A novel dry-driven drilling method is allowing environmentally sympathetic construction of anchored sheet pile walls on the River Sow in Stafford.
Stafford's picturesque and popular Victoria Park is the setting for a flood improvement project on the River Sow.
Public scrutiny of the work is likely to be intense. Jackson Civil Engineering, which won the £3.6M contract, was particularly concerned at the potential for environmental contamination resulting from the riverbank strengthening operations.
Consultant WS Atkins' anchored sheet-piled wall scheme was developed on the basis of using the highest achievable capacity anchors at the maximum permissible spacing to minimise the risk on the project.
Generally, ground anchors and other geotechnical processes require drilling with a form of flush system - air, water or sometimes grout - to transport the drilling spoil. Given the environmental sensitivity of the project, Jackson considered spoil management a critical risk item.
The solution proposed by anchor subcontractor Keller was to use a dry-driven drilling method to install the anchors.
This is a displacement system in which sections of strengthened drill casing are driven into the ground using top-driven rotary percussive drilling.
Once the casing has been driven to full depth, the anchor is installed in the borehole and pressure grouted over the fixed anchor length in the conventional way.
Because there is no flush medium, the risk of contaminating the watercourse is much reduced.
The technique has the benefit of avoiding the costs of spoil collection and disposal.
Keller developed the technique on the Millennium Dome project where it installed vertical anchors to hold down the structure's roof supports. Here the designer required a system that would not disturb the highly contaminated fill below the site on London's Greenwich Peninsula.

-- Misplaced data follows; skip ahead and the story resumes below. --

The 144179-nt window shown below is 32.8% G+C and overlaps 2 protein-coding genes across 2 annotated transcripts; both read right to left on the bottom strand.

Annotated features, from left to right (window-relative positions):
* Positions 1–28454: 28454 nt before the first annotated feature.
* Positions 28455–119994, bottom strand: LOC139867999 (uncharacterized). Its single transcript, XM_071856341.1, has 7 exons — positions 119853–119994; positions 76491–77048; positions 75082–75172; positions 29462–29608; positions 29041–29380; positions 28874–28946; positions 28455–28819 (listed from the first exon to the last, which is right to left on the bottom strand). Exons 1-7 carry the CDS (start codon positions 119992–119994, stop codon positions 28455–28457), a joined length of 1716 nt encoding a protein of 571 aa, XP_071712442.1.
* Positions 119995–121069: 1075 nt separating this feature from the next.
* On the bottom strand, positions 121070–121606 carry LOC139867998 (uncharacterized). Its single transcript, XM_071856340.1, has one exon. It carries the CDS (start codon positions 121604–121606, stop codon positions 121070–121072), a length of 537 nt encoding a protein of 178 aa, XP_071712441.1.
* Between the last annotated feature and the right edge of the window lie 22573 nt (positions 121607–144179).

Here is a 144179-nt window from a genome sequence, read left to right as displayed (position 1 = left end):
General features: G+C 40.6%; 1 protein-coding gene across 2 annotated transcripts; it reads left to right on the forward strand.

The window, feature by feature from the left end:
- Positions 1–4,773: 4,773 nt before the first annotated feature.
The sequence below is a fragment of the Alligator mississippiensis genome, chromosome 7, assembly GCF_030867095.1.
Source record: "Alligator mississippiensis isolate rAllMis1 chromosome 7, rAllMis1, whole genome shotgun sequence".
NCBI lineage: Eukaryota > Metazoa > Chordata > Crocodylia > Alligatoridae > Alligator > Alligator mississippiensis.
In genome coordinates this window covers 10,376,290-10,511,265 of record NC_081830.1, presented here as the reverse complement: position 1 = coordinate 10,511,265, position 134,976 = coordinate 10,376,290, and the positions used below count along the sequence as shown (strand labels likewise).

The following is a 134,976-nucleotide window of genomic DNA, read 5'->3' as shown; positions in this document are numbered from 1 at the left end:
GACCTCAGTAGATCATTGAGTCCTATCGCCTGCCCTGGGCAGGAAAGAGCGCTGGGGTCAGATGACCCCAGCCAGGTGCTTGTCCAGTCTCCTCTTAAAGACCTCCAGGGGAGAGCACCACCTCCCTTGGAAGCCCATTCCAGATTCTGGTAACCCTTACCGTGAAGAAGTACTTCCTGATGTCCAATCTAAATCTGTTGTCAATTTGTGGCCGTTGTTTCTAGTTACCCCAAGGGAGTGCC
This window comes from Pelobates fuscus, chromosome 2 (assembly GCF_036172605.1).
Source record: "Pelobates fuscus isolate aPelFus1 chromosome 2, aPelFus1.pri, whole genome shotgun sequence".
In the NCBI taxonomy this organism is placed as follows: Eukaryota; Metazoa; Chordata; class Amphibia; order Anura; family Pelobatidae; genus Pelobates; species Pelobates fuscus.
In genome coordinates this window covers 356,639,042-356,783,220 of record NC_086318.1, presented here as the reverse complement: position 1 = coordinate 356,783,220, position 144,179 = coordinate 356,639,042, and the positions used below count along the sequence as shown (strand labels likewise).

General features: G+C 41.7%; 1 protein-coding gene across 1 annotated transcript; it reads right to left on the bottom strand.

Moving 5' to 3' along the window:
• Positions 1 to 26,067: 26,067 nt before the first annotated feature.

John Judge, senior geotechnical engineer with Keller, says: 'The key is knowing which ground the system will penetrate, and then demonstrating the anchors can sustain the specified loads.'
At Stafford, preliminary ground investigation carried out on behalf of WS Atkins and the Environment Agency showed a succession of made ground overlying various alluvial deposits.
The alluvium was identified as very soft clay and peat overlying granular deposits.
Keller based its anchor design on the assumption that it could achieve the fixed anchor length within the granular alluvial deposits - materials identified as variable, loose to medium dense mixed gravel, sand and silts.
'These ground conditions are extremely poor for the use of conventional multi-strand ground anchors, ' says Judge.
'We couldn't be confident that we could achieve the required 325kN capacity to the factors of safety set out by BS8081.' Instead Keller proposed using the single bore multiple anchor (SBMA) system - multiple anchors installed in a single borehole. Judge says it is suitable for all ground conditions, but works particularly well in mixed cohesive and granular soils where conventional anchors can only achieve a limited capacity.
'In the permanent SBMA system, the encapsulations of the unit anchors are located at staggered depths along the borehole fixed length, ' he says. 'The load is transferred from each unit anchor in a controlled manner to a discrete length of the borehole.